Nine Management Tips For Building An Effective Remote Workforce by Forbes – Entrepreneurs

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More and more businesses are offering their employees the opportunity to work remotely, and it’s easy to see why. Remote work offers increased flexibility as well as savings on commute time and cost for the employee, while the employer can potentially reduce overhead expenses while accessing a much wider pool of talent. However, time and cultural differences as well as an “out of sight, out of mind” attitude can hinder communications and productivity among a geographically dispersed team.

Managing employees from a distance can be challenging, but with the right approach, you can create an efficient, productive team, regardless of where individual team members are located. We asked a panel of Young Entrepreneur Council members how business owners can make the most of a remote workforce.

Members of Young Entrepreneur Council offer advice on building an effective remote workforce.All photos courtesy of YEC members.

1. Get Employees’ Input

The growing remote workforce should only be seen as a blessing, not a curse, to any employer. With appropriate measures in place, the benefits outweigh any inconvenience. Make the most of it by gaining the input of those who might benefit from it before creating policy surrounding it, making employees accountable for their productivity. Workers who are already remote could benefit the company if you are strategic about it. Select employees with a time difference advantage and assign fieldwork research or client meetings in their area. Think of them as your bishop in a game of chess — they can make big, long-term moves if only positioned right. – Zev Herman, Superior Lighting

2. Expand Into New Markets

Our team has several remote employees across the U.S. Rather than keeping them working solely tied to their computers, weve tried to use their presence in those locations to reach new clientele in the area. Attending networking events, organizing local photo shoots and meeting new potential clients in the area have helped grow the business. Remote employees dont have to work at their computers 40 hours a week; look for unique opportunities to get them involved and connected in the local community of your industry. Let them be an extension of you. – Leila Lewis, Be Inspired PR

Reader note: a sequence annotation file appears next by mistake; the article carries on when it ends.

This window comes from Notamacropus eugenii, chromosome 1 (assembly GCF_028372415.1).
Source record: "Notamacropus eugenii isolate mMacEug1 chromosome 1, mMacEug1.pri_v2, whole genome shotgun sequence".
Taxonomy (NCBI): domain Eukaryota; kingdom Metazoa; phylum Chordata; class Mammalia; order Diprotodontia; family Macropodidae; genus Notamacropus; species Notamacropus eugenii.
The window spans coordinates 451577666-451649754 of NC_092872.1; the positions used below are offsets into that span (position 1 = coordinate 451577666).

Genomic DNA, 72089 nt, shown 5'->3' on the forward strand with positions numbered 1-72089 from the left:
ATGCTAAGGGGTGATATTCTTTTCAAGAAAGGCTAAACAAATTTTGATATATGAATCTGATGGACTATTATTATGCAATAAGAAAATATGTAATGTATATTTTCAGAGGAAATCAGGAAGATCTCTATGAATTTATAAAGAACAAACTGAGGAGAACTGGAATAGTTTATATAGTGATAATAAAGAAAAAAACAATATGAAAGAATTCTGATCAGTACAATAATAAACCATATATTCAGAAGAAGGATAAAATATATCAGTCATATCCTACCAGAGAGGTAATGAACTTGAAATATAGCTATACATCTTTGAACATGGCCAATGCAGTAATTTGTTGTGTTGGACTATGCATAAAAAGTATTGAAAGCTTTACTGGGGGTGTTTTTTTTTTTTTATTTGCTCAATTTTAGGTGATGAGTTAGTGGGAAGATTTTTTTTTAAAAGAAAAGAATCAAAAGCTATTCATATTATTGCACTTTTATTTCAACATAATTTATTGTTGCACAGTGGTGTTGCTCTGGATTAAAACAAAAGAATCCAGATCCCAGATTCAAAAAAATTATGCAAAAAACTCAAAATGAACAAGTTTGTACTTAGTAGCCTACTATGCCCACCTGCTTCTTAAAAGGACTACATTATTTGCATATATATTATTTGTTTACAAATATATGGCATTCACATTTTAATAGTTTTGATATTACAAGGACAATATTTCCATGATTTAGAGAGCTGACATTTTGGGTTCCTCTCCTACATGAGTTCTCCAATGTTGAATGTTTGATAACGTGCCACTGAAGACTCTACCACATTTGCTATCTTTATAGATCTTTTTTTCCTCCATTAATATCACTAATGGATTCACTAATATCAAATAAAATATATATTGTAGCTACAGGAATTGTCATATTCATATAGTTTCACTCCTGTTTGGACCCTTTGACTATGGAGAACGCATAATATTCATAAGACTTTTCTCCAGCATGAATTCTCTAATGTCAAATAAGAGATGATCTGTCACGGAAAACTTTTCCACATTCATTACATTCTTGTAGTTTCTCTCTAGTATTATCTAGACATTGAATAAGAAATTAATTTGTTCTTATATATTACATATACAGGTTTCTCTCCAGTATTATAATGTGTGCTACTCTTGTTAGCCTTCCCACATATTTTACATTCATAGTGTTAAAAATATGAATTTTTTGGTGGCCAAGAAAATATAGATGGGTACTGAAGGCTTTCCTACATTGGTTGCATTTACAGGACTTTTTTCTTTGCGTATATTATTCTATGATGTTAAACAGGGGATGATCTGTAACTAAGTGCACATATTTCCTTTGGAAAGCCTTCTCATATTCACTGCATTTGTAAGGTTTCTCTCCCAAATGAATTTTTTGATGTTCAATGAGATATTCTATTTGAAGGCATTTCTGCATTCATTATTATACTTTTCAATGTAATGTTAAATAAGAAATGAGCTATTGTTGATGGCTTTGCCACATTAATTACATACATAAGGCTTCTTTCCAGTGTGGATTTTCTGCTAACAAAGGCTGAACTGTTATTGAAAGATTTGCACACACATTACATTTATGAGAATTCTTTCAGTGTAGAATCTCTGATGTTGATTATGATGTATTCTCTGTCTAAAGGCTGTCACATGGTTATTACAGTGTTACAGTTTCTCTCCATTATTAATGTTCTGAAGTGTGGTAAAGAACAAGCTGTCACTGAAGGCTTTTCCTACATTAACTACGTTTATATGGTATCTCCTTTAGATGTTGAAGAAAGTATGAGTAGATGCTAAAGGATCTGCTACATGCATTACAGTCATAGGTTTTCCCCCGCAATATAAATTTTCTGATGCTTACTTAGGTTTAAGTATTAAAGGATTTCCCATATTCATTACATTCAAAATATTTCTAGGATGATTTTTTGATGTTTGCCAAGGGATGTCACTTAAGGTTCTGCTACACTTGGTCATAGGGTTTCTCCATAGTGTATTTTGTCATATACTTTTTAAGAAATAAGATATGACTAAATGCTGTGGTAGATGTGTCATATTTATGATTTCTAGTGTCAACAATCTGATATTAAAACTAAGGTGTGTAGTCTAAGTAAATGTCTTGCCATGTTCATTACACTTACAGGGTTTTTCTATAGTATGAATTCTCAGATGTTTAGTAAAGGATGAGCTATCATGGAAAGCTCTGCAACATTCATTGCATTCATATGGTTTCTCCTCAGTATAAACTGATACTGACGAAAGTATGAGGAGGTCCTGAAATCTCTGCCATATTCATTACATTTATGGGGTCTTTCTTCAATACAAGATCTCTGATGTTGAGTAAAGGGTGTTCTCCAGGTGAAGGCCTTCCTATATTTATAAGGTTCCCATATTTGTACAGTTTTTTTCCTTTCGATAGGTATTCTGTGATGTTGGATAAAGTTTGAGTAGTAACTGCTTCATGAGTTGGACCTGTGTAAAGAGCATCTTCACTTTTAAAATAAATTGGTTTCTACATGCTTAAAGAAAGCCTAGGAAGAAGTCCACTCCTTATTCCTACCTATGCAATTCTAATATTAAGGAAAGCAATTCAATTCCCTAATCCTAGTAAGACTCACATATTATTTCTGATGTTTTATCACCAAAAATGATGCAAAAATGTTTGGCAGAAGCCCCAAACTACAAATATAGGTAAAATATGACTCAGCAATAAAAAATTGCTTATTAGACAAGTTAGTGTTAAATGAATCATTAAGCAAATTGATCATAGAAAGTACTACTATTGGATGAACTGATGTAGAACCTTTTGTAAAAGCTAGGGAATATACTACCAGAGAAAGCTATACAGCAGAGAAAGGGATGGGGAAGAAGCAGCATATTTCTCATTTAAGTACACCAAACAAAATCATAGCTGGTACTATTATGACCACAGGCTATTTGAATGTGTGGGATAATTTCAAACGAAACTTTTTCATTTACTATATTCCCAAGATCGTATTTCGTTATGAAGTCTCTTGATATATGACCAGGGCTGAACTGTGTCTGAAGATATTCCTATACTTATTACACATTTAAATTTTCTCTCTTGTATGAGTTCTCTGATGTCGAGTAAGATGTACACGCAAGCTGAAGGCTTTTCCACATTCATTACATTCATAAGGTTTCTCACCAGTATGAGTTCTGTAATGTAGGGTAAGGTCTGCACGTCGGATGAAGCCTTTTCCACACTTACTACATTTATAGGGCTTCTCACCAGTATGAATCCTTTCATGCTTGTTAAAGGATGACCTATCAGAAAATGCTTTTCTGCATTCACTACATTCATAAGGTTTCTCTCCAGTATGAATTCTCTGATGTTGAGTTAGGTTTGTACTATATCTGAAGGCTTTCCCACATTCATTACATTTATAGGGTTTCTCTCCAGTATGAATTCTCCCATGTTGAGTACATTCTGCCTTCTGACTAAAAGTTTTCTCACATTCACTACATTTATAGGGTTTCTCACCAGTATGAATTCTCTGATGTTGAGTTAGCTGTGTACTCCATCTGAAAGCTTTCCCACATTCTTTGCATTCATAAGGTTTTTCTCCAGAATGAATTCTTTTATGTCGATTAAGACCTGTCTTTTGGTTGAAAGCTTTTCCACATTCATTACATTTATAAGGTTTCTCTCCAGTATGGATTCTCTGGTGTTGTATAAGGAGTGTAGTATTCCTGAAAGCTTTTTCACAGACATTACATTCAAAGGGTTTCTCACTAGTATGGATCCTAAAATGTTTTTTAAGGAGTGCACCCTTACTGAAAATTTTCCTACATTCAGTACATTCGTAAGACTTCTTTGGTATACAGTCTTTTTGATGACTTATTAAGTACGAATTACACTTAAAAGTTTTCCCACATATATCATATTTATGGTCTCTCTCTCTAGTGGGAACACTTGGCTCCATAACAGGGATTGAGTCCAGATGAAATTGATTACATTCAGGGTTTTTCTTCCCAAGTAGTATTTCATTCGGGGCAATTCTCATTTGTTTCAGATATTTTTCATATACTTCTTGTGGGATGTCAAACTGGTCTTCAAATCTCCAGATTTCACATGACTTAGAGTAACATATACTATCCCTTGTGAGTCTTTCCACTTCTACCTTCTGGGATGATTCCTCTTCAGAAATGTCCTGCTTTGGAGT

3. Meet Regularly

When running a remote team, having weekly team meetings will help keep everyone on the same page. It also helps to use cloud-based software for project management. I prefer Confluence by Atlassian, which allows you to tag teammates in comments and document best practices, and it can be accessed from any computer with a Wi-Fi connection. It also helps to have one face-to-face meetup with team members at least once a year. Were social creatures, and virtual meetings dont allow for as much creativity and masterminding as in-person meetups do. – Brian David Crane, Caller Smart Inc.

4. Favor Performance Over Presence

It is unreasonable to expect a remote worker to put in the same number of hours each day as he or she might when working from an office. This does not imply that timeliness does not matter. It does, especially when it comes to meeting deadlines or attending online meetings, seminars or presentations. However, remote workers do expect some leeway with matters regarding time. What’s important when it comes to making the most of remote workers is to keep track of their performance. If your projects continue moving at your desired pace, with there being no compromise on quality, you have little to worry about. Remember that not everyone is equally productive at the same time of the day. While some prefer early mornings, others might deliver great results despite being late risers. – Derek Robinson, Top Notch Dezigns

5. Understand The Trade-Offs